Jason Polan (@JasonPolan) is on a mission to draw “every person in New York" and often shares those sketches along with other artwork on Instagram. Miki Meek (@MikiMeek), a radio producer for This American Life, has a knack for noticing and photographing quintessential New York City moments. After following each other’s work on Instagram for a few months, they decided to meet for a photowalk.

"What I like about Instagram is that by the time I actually meet someone in person, I’m already comfortable," Miki says. "I feel like we already have a rapport—we have a sense of each other’s lives."

"Instagram is such a great platform for art," Jason says. "The idea that I can make something and then instantly thousands of people can see it is really exciting."

Despite the rain on the day they met, Jason made drawings and both of them took pictures. “Miki has a really nice subtle feel in the pictures she posts,” Jason says. “I would love to collaborate more with her in the future.”

"It definitely would be fun to pick a neighborhood or a long walk that started and ended somewhere specific," Miki adds. "It’d be interesting to compare all the people who made us stop."

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User Feature, portrait,

Finding the Light with @fabsgrassi

For more photos and videos from Fabs, follow @fabsgrassi on Instagram.

"I believe in getting my hands dirty more than I believe in inspiration, but I can’t deny that a book, a song or a conversation can fuel my energy for shooting," says São Paulo Instagrammer Fabs Grassi (@fabsgrassi). “The idea that we have an infinite creative repertoire inside of us reminds me of the Ansel Adams quote, ‘You don’t make a photograph just with a camera. You bring to the act of photography all the pictures you have seen, the books you have read, the music you have heard, the people you have loved.’”

Fabs, a fashion designer, considers himself just a regular guy. “I have a job and I like going out with my friends. Of course, waking up at six in the morning to catch the right light for a photograph does not seem normal to most people.” Recently, however, Fabs shifted his focus from street photography to portraits. As he explains, “In 2013 my street photography sort of hit a wall. I felt it was time to try and refresh my ideas and find something less frenetic. I started picking out songs by my favorite bands and attempting to recreate their atmosphere through photography. I got some friends of mine to pose for these shots. They were really nice and brave about being my guinea pigs.”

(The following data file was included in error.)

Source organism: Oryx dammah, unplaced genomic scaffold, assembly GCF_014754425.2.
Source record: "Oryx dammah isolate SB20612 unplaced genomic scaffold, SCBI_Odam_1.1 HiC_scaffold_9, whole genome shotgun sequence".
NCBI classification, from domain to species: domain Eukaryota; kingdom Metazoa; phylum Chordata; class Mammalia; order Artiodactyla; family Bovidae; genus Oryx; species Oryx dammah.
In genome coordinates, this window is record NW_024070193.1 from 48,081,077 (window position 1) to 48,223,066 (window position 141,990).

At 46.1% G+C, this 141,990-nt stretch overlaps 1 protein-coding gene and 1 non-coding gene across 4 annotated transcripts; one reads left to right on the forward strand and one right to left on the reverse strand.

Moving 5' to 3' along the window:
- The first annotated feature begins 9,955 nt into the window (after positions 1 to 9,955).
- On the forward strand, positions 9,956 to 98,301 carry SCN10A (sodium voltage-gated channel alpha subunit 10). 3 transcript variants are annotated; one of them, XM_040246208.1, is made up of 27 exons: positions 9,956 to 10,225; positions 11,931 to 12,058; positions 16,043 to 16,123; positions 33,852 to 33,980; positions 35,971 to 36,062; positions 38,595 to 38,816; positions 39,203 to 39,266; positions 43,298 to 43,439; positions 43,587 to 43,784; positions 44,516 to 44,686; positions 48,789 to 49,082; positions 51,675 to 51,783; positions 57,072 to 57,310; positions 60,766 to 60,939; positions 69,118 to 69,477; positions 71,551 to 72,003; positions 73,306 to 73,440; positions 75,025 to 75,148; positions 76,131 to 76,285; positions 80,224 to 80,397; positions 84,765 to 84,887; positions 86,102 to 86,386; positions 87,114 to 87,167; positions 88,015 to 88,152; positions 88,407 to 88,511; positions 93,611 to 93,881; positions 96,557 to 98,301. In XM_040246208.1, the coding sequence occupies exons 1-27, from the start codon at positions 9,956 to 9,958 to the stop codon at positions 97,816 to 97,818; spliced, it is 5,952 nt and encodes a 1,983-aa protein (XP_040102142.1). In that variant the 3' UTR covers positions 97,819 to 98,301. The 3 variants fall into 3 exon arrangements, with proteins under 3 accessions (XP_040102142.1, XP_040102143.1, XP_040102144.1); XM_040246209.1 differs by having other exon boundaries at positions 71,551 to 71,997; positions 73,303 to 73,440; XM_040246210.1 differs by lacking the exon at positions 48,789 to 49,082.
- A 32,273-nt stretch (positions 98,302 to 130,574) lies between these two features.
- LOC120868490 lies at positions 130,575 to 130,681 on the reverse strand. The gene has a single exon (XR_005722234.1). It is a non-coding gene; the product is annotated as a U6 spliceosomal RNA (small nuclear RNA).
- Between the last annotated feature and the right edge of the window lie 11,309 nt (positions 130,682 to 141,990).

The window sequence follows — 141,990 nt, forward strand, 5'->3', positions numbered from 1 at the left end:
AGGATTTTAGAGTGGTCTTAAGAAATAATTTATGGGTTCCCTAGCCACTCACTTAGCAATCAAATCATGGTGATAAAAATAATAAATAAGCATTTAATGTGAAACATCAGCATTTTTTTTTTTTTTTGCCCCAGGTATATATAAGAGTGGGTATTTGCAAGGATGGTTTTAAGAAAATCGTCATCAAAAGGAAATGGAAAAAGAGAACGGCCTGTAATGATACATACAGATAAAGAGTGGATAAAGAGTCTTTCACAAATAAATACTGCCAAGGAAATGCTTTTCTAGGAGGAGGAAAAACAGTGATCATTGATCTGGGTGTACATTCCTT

Fabs has also started incorporating shadows, once used heavily in his street photography, into his portraits. “Shadows help create a really unique atmosphere for each photo session, where light takes on a different form in each portrait. I try to create an intimate image, something that feels languid and not too sexy. Usually, the woman posing in the photograph greatly influences the final result, so a photo session might start one way and have a surprising outcome.”

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User Feature, photojournalism, anastasia taylor-lind, portrait, negative zero,

Through the Viewfinder with @anastasiatl

To view more of Anastasia’s photos and videos, follow @anastasiatl on Instagram and visit her website.

“Traditionally, photographers are taught not to share their work before it’s finished,” says documentary photographer Anastasia Taylor-Lind (@anastasiatl). “What if someone steals your idea, or the work turns out completely different than what you told people it would be about? Photojournalism is all about being invisible, but I think it’s more honest to show how I work and how I make my photographs.”

Anastasia’s Instagram account stands as a deep look into her photographic process. Since October, she has been working on a long-term personal project called Negative Zero that documents population decline in 19 European countries. She’s shooting entirely on 6x6 negative film using her Hasselblad and Bronica film cameras, but by holding her iPhone above the viewfinder and making photos directly through the ground glass, what she calls “the view from my belly button,” she’s creating a whole new subset of photographs that can be published and shared instantly on Instagram.

For Anastasia, being so open on Instagram “allows me to muse on my own process. To sound things out and be encouraged. It’s a way of pondering what I’m doing.”

Her integration of digital and analog expanded to shooting video portraits when she found herself in Ukraine during the outbreak of anti-government riots in Kiev. With a custom-built flexible mount for her iPhone that attaches to the camera body, she devised a hands-free system to record video while making portraits of protestors inside the barricades of Maidan Square. Through these video portraits, we are able to watch her subjects prepare to have their portrait made: we see the slight shift in their stance, their gaze tilting, and ultimately, the precise moment Anastasia releases the shutter. These videos bring her subjects to life and provide an immediate, living connection to the images that Anastasia will release this summer in a book entitled MAIDAN - Portraits from the Black Square.